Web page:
Public School Students Want Dismissed Teachers Reinstated

Monrovia – Hundreds of students of the Monrovia Consolidated School System (MCSS) Thursday took to the streets in protest for the reinstatement of their instructors who were dismissed by MCSS Superintendent, Benjamin Jacobs.

Report by Mae Azango |

The students gathered in front of the Ministry of Foreign Affairs which currently hosts the offices of President Ellen Johnson Sirleaf.

They held placards with the message – “We need our teachers back in the class by Monday”.

Speaking to FrontPageAfrica, Arthur Sims, a student of William V.S. Tubman High School, said their instructors were dismissed by the Jacobs because they stood up against what they considered as bad leadership by the MCSS Superintendent.

“We are here because our Superintendent, Mr. Benjamin Jacobs is denying our students education. He sacked few of our instructors; we are now affected,” he said.

The Tubman High student dispelled allegation that one of his instructors, Henry Woyee, was dismissed because he was fond of going to class late and intoxicated.

According to Sims, Mr. Woyee had been committed to his teaching.

“It is a complete fallacy that our instructor is a drunk.”

“Mr. Henry Woyee is not an intoxicated person, because if he is, he would not teach us and other students the way he did that made them pass national exams,” he said.

“We are in the street to seek our interest to go back to school.”

“We are not instigated by our instructors, but these are people who have molded our minds in the past; so we just do not want any instructor but our own instructors,” Sims asserted.

Deputy Inspector General of Police for Operations, Col. Abraham Kromah, intervened in the street protest by taking the student leaders to the offices of Education Minister George Werner.

Up to press time Thursday evening, FrontPageAfrica could not ascertain the outcome of the meeting with Min. Werner.

At the protest scene, Youth & Sports Minister, Saah N’Tow told reporters he had had a meeting with Supt. Jacobs and had come to appeal with the students to refrain from the protest.

“I am just appealing to the students to really sit and see the real strong reasons to be back in class, because nobody can give better account than themselves.”

“There are parents out there who do not know that their children are out of classrooms and in the streets protesting,” he said.

The Youth & Sports Minister maintained that it was not up to the students to decide who teaches them, but the government.

“Teachers are already here,” he said.”

“There has not been a mass walk out of teachers. The responsibility of government is to provide the teachers to teach the students.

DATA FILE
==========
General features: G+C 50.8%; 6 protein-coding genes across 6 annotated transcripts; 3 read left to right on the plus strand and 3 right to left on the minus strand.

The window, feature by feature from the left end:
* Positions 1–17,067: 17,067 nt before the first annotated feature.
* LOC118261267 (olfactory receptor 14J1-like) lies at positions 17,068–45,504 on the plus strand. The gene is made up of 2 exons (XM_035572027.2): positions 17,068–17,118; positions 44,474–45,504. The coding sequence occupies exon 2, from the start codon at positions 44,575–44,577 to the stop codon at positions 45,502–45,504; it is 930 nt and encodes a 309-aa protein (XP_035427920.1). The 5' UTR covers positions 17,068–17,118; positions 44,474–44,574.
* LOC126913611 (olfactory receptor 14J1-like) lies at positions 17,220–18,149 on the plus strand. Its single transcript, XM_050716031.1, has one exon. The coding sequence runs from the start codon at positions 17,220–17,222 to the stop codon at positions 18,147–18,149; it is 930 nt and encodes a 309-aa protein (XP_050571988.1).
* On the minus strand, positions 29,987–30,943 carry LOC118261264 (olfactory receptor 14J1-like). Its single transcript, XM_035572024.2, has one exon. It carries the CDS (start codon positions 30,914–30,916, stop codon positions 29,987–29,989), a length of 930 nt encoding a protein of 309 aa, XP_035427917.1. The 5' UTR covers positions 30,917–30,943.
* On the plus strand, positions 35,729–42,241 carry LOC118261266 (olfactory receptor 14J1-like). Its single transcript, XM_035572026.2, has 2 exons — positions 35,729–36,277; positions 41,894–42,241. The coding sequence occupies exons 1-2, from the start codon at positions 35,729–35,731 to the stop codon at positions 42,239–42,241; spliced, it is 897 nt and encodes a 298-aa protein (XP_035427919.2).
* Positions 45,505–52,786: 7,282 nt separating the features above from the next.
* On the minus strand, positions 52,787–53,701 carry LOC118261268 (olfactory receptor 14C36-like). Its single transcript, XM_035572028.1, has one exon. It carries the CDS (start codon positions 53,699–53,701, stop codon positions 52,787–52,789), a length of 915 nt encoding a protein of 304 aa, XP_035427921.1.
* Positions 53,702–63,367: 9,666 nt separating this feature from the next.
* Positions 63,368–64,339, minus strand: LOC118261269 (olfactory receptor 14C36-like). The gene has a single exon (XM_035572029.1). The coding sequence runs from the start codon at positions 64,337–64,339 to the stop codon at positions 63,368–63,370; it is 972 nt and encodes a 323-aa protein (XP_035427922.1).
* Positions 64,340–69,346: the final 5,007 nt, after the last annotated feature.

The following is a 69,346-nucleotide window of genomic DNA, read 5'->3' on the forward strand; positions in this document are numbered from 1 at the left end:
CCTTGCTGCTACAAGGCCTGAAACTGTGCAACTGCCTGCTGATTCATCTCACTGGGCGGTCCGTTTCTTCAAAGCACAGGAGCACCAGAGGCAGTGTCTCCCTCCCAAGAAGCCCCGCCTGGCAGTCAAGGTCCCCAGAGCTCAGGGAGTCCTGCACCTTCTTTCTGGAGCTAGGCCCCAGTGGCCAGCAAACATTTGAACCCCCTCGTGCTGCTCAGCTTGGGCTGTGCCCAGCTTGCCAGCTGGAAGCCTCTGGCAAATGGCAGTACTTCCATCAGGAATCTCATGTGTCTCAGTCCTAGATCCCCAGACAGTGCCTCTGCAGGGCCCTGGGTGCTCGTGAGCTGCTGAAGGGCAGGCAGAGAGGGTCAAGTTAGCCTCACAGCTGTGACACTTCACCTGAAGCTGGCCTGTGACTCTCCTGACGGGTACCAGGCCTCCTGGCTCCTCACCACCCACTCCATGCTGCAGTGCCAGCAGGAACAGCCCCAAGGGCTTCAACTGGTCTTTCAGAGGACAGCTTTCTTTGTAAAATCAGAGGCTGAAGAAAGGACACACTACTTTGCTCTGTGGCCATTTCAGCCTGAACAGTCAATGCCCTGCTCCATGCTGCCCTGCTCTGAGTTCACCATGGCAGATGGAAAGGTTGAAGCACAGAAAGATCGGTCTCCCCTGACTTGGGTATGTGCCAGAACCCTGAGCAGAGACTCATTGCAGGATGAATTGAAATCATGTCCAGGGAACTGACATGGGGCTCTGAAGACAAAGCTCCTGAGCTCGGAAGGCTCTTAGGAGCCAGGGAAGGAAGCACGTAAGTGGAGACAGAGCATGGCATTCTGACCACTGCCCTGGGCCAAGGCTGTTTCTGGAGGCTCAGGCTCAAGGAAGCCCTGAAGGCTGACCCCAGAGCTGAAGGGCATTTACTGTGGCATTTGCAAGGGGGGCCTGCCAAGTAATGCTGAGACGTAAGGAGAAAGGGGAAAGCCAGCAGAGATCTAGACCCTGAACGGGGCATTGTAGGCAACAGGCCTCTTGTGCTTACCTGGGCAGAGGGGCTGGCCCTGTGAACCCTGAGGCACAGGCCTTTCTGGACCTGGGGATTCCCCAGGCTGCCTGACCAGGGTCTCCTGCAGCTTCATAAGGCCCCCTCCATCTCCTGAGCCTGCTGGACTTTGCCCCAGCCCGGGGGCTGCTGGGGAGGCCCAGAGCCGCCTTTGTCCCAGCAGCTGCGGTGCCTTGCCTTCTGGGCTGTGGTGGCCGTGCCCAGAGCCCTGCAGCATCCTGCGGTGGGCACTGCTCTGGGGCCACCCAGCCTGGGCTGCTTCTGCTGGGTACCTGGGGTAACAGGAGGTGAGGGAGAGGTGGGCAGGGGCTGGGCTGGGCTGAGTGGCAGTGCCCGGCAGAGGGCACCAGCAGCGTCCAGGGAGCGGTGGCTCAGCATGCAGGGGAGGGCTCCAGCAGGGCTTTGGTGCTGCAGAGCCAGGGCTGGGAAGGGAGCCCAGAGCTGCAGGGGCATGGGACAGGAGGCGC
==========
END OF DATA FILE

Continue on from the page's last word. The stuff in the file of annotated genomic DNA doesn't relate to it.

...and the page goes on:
“Government’s responsibility is to vet teachers and make sure that there are qualified teachers so that even if the teacher sees one student in a class, he will teach.”

“So, if the students are saying that they do not want any other teacher besides that one teacher, then they are asking for something else, because it is not their place to tell government what they want or dictate to authority what they want.”

Min. N’Tow said Mr. Woyee was dismissed because he disrespected the members of the MCSS Council and the school authorities.

“I was not present during that meeting and I do not even know the teacher in person, but if a teacher, who is trained to mold the minds of young people will stand up and disrespect sitting authority, I would fire him myself.

“We are calling on all students to go back, because WAEC is around the corner and these are stolen days away from their learning.”

“Our young people have already been through a lot; look at the Ebola situation when the young people were not in school. Now, we they are creating situation where they will be out of school again,” the Minister averred.

But Trokon Weedor, Faculty Representative Council Chairperson of the MCSS Teachers Association Parliament and also one of the dismissed teachers insisted that he and his colleagues were fired because they questioned the credentials of Supt. Jacobs.

“I was served a dismissal letter that says we insulted the superintendent of MCSS.”

“The act that established the MCSS, Section 25 B tells you how dismissal comes about, so we advised Mr. Jacobs not to dismiss teachers without following the proper procedure. He dismissed five teachers for what he called regularly absence and frequent lateness,” Trokon explained.

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